This is in response to allegations by international organisations that say that expatriate workers in Qatar are working in poor and unfair conditions. Laws are amended when there are loopholes or problems with these laws. This means that amending the model work contract is illegal because, in the light of the statements of the head of the department, the contract sufficiently regulates employer-employee relations.

Wage protection scheme

This is a very important issue in the light of directions from Prophet Muhammad (PBUH) that we must pay workers as soon as they finish their work and before their sweat dries out. This also means that the main parties — the government, contracts and subcontractors — must pay for finished work. 

The government and its companies must pay for finished work within 15 and not 60 days, as is the current practice, given the fact that the payment of salaries is part of a chain of processes. When there is a disruption in this chain, problems occur in salary payment. This is why employers, particularly new and small companies, should not be blamed for failing to pay their workers salaries on time. They should not be blamed for mistakes made by the government and others.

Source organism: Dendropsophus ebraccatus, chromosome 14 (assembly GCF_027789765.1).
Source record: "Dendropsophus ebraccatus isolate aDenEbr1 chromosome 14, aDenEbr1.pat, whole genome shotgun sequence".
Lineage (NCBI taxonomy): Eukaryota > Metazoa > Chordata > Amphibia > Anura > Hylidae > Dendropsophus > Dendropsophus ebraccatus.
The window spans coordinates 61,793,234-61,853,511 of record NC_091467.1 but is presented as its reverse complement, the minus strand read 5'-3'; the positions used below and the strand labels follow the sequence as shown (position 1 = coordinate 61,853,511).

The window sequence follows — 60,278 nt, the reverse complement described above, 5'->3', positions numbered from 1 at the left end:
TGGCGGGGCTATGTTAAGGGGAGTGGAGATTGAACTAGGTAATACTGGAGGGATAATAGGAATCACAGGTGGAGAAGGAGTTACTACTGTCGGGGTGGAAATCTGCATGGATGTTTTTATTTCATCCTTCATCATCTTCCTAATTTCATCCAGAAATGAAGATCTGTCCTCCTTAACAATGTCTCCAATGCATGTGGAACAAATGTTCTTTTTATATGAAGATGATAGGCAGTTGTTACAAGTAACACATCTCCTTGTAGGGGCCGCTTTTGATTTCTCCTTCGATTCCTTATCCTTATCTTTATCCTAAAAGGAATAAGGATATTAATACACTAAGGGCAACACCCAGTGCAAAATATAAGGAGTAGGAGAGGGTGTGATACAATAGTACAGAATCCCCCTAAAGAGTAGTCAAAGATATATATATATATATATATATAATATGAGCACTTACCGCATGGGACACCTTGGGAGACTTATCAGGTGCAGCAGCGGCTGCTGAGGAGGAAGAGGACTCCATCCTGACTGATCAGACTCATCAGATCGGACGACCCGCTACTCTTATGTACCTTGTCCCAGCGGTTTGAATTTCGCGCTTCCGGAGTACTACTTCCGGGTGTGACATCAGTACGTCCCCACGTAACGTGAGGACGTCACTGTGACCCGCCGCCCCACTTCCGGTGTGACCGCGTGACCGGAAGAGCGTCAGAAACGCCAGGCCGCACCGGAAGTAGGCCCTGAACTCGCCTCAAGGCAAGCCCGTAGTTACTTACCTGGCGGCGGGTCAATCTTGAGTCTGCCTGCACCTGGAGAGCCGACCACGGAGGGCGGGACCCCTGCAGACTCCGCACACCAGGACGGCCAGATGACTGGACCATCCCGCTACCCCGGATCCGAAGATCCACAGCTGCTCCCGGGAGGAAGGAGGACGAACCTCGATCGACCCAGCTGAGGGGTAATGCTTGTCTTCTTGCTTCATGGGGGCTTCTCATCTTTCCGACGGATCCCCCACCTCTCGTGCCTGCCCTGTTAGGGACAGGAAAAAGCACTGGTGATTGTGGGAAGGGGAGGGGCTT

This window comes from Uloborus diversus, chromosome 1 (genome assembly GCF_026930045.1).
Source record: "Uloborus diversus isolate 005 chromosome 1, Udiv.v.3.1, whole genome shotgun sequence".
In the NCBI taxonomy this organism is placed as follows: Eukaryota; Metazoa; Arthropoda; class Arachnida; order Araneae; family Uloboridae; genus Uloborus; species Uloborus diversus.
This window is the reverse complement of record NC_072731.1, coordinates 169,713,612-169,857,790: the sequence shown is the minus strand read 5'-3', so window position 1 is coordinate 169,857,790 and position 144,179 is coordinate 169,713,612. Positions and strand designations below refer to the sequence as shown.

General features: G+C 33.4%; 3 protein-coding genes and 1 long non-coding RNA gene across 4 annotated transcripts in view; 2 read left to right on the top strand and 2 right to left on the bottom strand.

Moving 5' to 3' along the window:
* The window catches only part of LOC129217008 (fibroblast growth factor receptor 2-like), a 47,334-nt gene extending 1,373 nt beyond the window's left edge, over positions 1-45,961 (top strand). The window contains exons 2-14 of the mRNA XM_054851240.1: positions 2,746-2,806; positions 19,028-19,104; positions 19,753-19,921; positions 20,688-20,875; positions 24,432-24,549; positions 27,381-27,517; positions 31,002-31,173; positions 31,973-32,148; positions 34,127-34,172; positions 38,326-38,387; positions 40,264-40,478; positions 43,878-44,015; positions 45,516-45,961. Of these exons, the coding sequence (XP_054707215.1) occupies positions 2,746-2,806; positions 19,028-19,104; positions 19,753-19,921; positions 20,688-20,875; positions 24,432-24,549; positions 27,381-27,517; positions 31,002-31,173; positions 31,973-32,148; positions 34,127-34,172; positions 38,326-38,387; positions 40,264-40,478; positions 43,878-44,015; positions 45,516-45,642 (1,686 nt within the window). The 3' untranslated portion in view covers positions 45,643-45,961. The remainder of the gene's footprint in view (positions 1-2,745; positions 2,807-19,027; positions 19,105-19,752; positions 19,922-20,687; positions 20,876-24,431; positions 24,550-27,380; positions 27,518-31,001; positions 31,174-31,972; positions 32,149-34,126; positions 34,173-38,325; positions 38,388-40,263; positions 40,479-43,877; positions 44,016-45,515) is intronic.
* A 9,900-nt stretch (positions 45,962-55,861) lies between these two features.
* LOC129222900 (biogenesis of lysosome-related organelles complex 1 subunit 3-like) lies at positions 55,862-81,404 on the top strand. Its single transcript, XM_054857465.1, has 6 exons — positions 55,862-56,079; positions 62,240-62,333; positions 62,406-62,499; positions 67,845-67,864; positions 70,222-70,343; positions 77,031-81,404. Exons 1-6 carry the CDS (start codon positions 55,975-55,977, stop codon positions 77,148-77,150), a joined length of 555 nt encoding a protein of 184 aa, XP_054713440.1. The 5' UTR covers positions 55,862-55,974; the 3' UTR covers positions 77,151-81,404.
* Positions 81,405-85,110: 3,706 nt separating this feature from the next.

Indefinite work contracts

I still cannot understand why this issue was mentioned during the press conference. The current work contract under Law No. 14/2004 mentions this issue in articles 40, 43 and 49.  My belief is that this issue was mentioned in the press conference to pave the way for the forthcoming point.

Amending work contract to ease change of jobs